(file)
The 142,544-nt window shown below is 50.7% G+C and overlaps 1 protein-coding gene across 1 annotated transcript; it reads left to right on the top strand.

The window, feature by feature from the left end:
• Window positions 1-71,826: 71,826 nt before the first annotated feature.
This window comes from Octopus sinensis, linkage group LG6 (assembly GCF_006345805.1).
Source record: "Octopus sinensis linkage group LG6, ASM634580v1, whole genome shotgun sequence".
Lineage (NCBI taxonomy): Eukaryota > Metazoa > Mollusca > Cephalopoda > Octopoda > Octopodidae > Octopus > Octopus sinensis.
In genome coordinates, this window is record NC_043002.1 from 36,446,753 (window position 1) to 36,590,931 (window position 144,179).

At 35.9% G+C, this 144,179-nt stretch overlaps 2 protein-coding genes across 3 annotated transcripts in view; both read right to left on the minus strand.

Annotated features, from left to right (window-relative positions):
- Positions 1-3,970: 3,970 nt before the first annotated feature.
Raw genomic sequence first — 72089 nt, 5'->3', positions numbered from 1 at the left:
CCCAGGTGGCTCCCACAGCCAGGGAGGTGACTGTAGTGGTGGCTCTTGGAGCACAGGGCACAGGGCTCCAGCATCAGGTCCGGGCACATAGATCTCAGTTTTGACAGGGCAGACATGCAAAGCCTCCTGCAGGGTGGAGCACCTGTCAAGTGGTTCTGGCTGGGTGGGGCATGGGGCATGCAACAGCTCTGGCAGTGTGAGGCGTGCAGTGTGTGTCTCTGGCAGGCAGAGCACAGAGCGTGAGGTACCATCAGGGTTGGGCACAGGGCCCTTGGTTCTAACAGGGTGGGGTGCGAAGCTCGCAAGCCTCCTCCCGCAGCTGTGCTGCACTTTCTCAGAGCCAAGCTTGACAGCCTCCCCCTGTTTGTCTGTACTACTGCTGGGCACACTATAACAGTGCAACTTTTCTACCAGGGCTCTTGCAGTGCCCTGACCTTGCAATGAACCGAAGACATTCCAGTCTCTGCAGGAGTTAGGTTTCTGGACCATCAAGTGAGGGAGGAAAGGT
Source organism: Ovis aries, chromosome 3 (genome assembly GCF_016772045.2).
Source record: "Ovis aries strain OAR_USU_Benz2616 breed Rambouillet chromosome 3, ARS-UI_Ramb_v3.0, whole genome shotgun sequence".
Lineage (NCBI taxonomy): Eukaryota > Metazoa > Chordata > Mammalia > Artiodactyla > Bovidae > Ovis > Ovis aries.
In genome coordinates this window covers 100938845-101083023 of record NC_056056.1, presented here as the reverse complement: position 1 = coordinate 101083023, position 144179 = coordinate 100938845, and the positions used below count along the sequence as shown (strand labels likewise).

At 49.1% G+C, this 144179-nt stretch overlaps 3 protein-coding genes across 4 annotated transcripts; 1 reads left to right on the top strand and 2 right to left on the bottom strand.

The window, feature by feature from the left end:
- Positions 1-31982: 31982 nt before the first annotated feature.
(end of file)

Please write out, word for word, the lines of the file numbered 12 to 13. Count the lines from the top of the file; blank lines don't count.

CCCAGGTGGCTCCCACAGCCAGGGAGGTGACTGTAGTGGTGGCTCTTGGAGCACAGGGCACAGGGCTCCAGCATCAGGTCCGGGCACATAGATCTCAGTTTTGACAGGGCAGACATGCAAAGCCTCCTGCAGGGTGGAGCACCTGTCAAGTGGTTCTGGCTGGGTGGGGCATGGGGCATGCAACAGCTCTGGCAGTGTGAGGCGTGCAGTGTGTGTCTCTGGCAGGCAGAGCACAGAGCGTGAGGTACCATCAGGGTTGGGCACAGGGCCCTTGGTTCTAACAGGGTGGGGTGCGAAGCTCGCAAGCCTCCTCCCGCAGCTGTGCTGCACTTTCTCAGAGCCAAGCTTGACAGCCTCCCCCTGTTTGTCTGTACTACTGCTGGGCACACTATAACAGTGCAACTTTTCTACCAGGGCTCTTGCAGTGCCCTGACCTTGCAATGAACCGAAGACATTCCAGTCTCTGCAGGAGTTAGGTTTCTGGACCATCAAGTGAGGGAGGAAAGGT
Source organism: Ovis aries, chromosome 3 (genome assembly GCF_016772045.2).